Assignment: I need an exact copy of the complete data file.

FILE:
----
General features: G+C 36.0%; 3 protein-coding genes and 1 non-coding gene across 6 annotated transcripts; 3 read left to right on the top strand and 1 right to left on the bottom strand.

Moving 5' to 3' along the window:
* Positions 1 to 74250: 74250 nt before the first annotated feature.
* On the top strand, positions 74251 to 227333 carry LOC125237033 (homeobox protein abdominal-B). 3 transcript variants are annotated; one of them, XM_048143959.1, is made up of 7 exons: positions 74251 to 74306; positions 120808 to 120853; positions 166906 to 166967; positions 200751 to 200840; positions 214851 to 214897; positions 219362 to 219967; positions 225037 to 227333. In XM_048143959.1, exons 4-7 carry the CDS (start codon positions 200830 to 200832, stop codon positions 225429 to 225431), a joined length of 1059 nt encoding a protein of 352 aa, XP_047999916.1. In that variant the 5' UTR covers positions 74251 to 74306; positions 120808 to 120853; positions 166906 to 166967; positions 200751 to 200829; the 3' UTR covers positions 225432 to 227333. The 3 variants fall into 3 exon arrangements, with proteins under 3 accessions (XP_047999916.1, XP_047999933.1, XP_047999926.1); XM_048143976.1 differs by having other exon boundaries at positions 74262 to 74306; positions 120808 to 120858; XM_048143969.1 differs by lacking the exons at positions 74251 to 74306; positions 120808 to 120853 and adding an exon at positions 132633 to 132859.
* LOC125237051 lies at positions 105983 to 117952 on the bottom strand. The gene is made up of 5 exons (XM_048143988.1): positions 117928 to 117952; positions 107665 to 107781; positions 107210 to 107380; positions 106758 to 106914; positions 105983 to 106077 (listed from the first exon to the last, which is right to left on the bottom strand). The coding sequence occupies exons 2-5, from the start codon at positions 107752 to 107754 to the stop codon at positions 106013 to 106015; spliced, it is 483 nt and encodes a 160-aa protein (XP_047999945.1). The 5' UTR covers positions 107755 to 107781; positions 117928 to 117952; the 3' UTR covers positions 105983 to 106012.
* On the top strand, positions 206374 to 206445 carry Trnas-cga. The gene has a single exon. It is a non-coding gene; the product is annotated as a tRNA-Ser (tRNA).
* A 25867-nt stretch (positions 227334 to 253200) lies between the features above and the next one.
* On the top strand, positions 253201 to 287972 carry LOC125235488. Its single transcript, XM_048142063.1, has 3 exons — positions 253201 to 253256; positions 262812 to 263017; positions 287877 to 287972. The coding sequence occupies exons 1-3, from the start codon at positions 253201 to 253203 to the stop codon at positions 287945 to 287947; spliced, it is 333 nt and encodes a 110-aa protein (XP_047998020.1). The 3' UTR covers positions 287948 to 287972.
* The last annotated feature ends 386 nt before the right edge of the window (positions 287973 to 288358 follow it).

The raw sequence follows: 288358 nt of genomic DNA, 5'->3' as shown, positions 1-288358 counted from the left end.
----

General features: G+C 36.0%; 3 protein-coding genes and 1 non-coding gene across 6 annotated transcripts; 3 read left to right on the top strand and 1 right to left on the bottom strand.

Moving 5' to 3' along the window:
* Positions 1 to 74250: 74250 nt before the first annotated feature.
* On the top strand, positions 74251 to 227333 carry LOC125237033 (homeobox protein abdominal-B). 3 transcript variants are annotated; one of them, XM_048143959.1, is made up of 7 exons: positions 74251 to 74306; positions 120808 to 120853; positions 166906 to 166967; positions 200751 to 200840; positions 214851 to 214897; positions 219362 to 219967; positions 225037 to 227333. In XM_048143959.1, exons 4-7 carry the CDS (start codon positions 200830 to 200832, stop codon positions 225429 to 225431), a joined length of 1059 nt encoding a protein of 352 aa, XP_047999916.1. In that variant the 5' UTR covers positions 74251 to 74306; positions 120808 to 120853; positions 166906 to 166967; positions 200751 to 200829; the 3' UTR covers positions 225432 to 227333. The 3 variants fall into 3 exon arrangements, with proteins under 3 accessions (XP_047999916.1, XP_047999933.1, XP_047999926.1); XM_048143976.1 differs by having other exon boundaries at positions 74262 to 74306; positions 120808 to 120858; XM_048143969.1 differs by lacking the exons at positions 74251 to 74306; positions 120808 to 120853 and adding an exon at positions 132633 to 132859.
* LOC125237051 lies at positions 105983 to 117952 on the bottom strand. The gene is made up of 5 exons (XM_048143988.1): positions 117928 to 117952; positions 107665 to 107781; positions 107210 to 107380; positions 106758 to 106914; positions 105983 to 106077 (listed from the first exon to the last, which is right to left on the bottom strand). The coding sequence occupies exons 2-5, from the start codon at positions 107752 to 107754 to the stop codon at positions 106013 to 106015; spliced, it is 483 nt and encodes a 160-aa protein (XP_047999945.1). The 5' UTR covers positions 107755 to 107781; positions 117928 to 117952; the 3' UTR covers positions 105983 to 106012.
* On the top strand, positions 206374 to 206445 carry Trnas-cga. The gene has a single exon. It is a non-coding gene; the product is annotated as a tRNA-Ser (tRNA).
* A 25867-nt stretch (positions 227334 to 253200) lies between the features above and the next one.
* On the top strand, positions 253201 to 287972 carry LOC125235488. Its single transcript, XM_048142063.1, has 3 exons — positions 253201 to 253256; positions 262812 to 263017; positions 287877 to 287972. The coding sequence occupies exons 1-3, from the start codon at positions 253201 to 253203 to the stop codon at positions 287945 to 287947; spliced, it is 333 nt and encodes a 110-aa protein (XP_047998020.1). The 3' UTR covers positions 287948 to 287972.
* The last annotated feature ends 386 nt before the right edge of the window (positions 287973 to 288358 follow it).

The raw sequence follows: 288358 nt of genomic DNA, 5'->3' as shown, positions 1-288358 counted from the left end.